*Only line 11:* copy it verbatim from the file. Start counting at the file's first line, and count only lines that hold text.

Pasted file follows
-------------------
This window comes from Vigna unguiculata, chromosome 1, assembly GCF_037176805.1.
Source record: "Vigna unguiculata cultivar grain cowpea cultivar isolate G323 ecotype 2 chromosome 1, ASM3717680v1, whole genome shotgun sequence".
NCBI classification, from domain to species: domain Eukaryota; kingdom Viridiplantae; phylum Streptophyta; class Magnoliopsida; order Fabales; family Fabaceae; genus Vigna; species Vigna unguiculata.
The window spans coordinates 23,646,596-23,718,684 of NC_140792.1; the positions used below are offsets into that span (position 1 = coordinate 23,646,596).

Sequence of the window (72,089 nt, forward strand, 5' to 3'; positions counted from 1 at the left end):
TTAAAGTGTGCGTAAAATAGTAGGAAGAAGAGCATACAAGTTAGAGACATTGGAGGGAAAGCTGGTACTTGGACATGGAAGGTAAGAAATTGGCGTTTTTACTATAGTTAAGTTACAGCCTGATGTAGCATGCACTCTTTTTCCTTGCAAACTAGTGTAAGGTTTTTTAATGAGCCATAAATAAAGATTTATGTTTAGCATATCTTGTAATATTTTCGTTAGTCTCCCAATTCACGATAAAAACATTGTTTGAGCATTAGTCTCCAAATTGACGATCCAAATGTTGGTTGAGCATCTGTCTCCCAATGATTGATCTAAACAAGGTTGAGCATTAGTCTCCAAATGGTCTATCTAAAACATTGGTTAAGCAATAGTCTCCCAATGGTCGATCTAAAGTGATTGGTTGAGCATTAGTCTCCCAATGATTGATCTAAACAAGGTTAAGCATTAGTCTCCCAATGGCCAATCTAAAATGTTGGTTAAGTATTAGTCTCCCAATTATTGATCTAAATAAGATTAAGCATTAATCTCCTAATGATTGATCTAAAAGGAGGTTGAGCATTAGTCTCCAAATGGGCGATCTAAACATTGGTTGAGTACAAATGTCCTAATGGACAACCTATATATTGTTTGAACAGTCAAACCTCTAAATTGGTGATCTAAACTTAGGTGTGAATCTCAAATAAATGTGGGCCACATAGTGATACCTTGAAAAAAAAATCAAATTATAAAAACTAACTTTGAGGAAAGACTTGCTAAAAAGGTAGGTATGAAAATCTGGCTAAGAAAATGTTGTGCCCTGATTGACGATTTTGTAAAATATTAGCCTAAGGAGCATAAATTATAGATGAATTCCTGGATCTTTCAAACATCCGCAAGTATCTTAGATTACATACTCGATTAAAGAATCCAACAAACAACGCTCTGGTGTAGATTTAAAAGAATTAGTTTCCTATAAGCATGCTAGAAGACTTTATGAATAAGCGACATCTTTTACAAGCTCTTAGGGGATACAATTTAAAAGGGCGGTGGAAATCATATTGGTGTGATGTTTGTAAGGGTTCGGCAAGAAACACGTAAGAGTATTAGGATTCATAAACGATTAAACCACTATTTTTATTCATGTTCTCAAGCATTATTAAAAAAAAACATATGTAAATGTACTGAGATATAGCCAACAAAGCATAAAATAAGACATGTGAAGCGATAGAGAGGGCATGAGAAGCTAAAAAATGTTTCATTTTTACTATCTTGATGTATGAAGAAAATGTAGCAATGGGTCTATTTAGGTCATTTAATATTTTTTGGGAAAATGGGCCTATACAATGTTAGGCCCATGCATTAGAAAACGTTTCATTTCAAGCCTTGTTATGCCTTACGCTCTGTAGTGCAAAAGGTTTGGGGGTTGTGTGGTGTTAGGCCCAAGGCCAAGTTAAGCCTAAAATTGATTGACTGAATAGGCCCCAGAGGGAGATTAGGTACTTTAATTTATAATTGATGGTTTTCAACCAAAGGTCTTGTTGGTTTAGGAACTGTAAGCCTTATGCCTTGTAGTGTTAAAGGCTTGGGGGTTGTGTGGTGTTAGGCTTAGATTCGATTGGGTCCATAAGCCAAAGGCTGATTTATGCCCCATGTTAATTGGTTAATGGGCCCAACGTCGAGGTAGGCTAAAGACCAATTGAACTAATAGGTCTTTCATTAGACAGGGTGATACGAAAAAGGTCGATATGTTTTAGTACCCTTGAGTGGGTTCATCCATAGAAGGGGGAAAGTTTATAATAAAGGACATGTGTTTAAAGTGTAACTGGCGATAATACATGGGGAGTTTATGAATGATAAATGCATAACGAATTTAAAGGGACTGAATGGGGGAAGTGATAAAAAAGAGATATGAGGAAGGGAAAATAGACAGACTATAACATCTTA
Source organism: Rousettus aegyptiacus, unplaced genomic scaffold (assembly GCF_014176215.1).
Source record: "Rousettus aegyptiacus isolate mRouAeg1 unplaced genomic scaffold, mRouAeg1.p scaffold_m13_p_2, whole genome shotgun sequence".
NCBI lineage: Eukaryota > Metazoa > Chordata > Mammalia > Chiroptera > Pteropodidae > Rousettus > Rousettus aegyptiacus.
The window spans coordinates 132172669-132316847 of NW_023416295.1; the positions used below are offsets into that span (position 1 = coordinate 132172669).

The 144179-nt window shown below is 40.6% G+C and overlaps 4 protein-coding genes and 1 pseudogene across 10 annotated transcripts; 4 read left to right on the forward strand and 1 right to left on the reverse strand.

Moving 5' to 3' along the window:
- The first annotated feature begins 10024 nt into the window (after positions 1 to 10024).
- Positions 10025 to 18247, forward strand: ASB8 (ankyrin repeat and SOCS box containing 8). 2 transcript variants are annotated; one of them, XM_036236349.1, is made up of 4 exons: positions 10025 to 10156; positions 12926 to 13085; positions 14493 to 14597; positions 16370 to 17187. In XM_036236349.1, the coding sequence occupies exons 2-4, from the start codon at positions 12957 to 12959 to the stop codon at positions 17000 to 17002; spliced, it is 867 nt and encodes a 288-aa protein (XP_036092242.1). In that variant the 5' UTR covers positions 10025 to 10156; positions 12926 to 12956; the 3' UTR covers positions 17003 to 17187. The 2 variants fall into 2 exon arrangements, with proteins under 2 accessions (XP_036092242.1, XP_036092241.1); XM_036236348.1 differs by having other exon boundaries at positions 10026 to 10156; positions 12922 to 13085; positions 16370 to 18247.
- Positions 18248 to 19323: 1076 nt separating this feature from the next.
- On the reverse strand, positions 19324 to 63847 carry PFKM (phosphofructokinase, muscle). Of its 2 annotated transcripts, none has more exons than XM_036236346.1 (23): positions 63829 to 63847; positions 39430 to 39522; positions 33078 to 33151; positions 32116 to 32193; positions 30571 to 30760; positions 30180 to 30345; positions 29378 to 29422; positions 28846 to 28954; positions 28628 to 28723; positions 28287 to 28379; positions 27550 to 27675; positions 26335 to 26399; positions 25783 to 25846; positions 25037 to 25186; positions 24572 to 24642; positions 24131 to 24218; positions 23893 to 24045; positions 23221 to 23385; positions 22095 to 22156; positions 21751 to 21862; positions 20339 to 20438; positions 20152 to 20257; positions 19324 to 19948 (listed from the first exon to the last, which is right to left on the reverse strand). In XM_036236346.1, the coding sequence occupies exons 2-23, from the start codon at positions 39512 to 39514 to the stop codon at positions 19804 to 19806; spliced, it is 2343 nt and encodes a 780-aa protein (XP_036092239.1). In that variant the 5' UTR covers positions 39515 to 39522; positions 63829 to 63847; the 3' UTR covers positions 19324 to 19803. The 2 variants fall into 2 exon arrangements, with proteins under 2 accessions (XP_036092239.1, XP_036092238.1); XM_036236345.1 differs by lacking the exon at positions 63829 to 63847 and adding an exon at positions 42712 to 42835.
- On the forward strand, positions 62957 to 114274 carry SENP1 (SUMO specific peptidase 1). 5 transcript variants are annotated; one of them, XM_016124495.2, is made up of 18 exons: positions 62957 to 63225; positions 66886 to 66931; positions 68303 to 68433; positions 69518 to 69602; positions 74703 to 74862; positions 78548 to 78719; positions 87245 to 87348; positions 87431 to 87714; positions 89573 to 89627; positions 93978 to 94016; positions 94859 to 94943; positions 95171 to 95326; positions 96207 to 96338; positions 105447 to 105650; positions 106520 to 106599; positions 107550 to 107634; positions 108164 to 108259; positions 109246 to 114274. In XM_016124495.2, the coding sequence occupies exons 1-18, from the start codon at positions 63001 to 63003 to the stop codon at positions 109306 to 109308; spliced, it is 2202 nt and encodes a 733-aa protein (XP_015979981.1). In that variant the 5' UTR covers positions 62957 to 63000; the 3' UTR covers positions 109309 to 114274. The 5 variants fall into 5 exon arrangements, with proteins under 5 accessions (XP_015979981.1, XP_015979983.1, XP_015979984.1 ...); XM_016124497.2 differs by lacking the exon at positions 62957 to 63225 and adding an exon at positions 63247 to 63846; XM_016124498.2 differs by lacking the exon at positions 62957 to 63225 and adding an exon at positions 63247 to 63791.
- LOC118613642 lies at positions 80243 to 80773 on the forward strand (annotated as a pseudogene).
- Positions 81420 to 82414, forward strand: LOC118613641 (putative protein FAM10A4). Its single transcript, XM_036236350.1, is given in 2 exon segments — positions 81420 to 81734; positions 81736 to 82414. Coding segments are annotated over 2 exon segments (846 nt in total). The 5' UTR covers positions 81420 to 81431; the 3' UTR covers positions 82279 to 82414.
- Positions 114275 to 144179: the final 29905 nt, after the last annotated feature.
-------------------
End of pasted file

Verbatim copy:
The 144179-nt window shown below is 40.6% G+C and overlaps 4 protein-coding genes and 1 pseudogene across 10 annotated transcripts; 4 read left to right on the forward strand and 1 right to left on the reverse strand.